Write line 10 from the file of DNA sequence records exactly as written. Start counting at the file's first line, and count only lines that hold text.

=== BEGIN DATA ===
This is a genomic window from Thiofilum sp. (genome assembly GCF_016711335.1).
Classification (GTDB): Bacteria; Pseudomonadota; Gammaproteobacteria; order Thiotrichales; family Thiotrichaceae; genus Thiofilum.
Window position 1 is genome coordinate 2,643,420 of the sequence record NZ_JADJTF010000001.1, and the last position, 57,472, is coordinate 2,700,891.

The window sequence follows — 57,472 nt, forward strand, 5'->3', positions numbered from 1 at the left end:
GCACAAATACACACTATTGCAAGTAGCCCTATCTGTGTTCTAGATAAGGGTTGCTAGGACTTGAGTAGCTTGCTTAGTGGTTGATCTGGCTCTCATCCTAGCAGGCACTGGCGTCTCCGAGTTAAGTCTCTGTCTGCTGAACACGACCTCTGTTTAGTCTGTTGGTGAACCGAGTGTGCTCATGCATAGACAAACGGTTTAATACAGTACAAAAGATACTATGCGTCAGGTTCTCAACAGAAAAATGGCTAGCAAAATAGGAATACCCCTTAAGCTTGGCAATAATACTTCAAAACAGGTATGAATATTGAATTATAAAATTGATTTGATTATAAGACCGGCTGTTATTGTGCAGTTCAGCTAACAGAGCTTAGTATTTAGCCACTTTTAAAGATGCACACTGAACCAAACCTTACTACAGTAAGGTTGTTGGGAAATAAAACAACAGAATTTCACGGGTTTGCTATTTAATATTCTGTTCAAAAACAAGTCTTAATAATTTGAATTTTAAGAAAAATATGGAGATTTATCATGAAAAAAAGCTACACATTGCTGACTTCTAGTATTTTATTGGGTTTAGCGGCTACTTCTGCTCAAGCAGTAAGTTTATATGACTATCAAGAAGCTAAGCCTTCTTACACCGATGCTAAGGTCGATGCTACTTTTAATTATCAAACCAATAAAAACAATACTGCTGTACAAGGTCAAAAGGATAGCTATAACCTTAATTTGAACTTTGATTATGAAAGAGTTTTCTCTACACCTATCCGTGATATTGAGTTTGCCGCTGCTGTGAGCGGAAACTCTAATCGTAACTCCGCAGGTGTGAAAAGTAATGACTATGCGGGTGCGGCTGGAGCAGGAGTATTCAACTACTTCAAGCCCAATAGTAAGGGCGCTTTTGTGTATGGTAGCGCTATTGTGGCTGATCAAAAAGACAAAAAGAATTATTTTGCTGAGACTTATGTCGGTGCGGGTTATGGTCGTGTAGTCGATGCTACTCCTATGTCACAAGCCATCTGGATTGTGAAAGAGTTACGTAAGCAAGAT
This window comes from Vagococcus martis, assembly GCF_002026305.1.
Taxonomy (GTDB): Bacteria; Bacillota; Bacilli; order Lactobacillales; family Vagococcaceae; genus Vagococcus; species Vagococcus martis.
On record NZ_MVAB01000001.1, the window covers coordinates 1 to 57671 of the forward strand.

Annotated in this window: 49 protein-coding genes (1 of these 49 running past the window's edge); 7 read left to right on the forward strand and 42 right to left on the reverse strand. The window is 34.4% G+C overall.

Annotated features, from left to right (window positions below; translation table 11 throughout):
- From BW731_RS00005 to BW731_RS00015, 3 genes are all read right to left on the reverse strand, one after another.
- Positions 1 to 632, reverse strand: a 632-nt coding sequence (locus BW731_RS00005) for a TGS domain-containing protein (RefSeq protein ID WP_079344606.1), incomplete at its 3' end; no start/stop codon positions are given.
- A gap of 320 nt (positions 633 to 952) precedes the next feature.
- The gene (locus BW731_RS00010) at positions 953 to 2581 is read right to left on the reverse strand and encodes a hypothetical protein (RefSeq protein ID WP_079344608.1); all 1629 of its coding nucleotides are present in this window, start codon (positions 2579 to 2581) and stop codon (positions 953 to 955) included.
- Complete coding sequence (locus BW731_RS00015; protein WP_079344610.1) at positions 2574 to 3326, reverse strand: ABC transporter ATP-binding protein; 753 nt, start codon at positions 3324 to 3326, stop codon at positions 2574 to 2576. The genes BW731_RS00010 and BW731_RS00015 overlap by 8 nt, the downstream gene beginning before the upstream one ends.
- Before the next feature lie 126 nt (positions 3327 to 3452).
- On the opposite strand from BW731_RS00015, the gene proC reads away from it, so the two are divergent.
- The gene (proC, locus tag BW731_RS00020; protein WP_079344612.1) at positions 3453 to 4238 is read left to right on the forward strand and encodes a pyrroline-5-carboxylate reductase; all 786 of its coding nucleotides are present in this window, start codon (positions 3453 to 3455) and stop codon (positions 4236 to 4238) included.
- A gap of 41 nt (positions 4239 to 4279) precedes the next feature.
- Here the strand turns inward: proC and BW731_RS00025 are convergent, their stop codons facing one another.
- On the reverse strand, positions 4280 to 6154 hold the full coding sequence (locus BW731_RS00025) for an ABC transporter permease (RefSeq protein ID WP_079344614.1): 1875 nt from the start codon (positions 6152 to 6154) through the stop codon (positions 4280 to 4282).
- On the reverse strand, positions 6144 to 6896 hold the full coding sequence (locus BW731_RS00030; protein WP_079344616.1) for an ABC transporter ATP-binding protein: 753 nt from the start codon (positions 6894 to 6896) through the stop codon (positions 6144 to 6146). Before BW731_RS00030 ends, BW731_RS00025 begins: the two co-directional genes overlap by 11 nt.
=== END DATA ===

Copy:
Annotated features, from left to right (window positions below; translation table 11 throughout):